Infrared photographs taken with NASA’s Spitzer Space Telescope revealed a never-before-seen dust ring deep within the Andromeda galaxy. When combined with a previously observed outer ring, the presence of both dust rings suggests that M32 plunged through the disk of Andromeda along Andromeda’s polar axis approximately 210 million years ago.
Credit: NASA/JPL/P. Barmby (CfA)
Our giant neighboring galaxy, Andromeda, was involved in a head on collision with the dwarf galaxy, M32, some 210 million years ago, scientists announced today.
Infrared images from NASA's Spitzer Space Telescope recently revealed a never seen before ring of dust within Andromeda.
The new ring [image] and the presence of a previously observed outer ring suggest a disturbance that could have only been caused by a collision. Astronomers suspect that the impact was brought about by the dwarf galaxy Messier 32 (M32).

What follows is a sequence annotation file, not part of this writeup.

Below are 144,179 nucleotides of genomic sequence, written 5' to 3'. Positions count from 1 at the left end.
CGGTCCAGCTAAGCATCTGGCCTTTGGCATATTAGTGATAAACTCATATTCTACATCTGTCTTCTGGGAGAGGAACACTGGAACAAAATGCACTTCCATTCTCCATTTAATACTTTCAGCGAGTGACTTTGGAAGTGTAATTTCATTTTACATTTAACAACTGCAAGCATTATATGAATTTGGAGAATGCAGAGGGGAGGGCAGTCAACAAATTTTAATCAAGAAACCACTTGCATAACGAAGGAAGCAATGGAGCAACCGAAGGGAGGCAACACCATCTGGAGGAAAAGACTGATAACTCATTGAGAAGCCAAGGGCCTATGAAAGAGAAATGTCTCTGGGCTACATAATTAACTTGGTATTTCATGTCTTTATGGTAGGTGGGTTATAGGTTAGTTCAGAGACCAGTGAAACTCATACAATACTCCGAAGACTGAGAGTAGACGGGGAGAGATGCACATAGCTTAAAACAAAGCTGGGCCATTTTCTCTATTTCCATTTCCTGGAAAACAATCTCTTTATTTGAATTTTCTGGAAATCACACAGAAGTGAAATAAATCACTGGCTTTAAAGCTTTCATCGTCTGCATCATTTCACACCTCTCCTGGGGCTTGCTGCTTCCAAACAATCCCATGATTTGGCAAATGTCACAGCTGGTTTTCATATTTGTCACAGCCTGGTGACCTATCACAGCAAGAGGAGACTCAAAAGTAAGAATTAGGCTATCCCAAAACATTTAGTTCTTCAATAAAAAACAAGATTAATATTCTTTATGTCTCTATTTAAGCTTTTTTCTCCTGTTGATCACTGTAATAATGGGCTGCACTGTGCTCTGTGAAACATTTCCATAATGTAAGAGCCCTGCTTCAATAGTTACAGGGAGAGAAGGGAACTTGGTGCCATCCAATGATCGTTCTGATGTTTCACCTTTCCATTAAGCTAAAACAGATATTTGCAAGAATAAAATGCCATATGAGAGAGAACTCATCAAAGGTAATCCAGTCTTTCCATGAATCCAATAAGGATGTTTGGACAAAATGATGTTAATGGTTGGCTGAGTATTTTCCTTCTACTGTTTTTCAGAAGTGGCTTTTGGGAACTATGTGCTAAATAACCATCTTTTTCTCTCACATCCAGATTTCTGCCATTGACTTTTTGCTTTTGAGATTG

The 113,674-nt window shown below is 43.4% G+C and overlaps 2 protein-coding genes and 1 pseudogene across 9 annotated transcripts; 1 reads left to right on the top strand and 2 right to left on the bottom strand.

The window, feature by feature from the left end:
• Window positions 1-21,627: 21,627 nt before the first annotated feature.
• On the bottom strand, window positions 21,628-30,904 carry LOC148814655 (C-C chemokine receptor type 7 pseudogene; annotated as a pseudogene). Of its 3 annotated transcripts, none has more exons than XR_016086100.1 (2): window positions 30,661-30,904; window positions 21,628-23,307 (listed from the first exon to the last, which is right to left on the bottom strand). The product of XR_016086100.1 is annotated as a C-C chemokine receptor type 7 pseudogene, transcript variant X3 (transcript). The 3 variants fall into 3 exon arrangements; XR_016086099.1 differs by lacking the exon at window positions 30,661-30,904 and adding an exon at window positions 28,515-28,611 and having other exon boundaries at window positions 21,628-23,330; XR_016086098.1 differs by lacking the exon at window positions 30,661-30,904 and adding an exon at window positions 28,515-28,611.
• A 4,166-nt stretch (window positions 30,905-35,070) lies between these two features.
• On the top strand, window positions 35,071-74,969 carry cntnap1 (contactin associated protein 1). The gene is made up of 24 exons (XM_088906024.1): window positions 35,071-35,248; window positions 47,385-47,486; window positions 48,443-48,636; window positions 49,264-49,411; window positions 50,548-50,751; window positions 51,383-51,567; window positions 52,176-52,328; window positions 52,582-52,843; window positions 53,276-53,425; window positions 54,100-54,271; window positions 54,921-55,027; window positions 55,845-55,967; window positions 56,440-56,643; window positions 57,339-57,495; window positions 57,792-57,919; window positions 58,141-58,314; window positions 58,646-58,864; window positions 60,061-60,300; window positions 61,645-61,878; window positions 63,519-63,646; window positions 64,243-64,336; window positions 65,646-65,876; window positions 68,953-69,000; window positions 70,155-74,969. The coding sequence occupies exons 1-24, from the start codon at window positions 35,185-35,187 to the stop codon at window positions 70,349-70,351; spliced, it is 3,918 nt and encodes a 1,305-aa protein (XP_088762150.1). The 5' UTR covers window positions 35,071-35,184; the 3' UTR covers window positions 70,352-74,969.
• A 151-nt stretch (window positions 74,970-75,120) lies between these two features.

"These dust rings are like ripples in a pond," said lead study author David Block from University of the Witwatersrand, Johannesburg. "Plop a stone into water and you get an expanding series of rings or waves. Let a small galaxy collide nearly head-on with a larger one, and you will see waves or rings of gas and dust that propagate outward as a result of the violent gravitational interaction."
To recreate the impacts of the crash, the researchers used computer models. The simulations showed that M32 plunged through the disk of Andromeda along Andromeda's polar axis back when dinosaurs roamed the Earth.
In the crash, M32 lost more than half of its original mass and the much more massive Andromeda was disrupted.
Astronomers believe that Andromeda--currently 2 million light years away from the Milky Way--will collide with our galaxy in 5 billion to 10 billion years. The two will eventually join to form one large elliptical galaxy.
The study is detailed in the Oct. 18 issue of the journal Nature.
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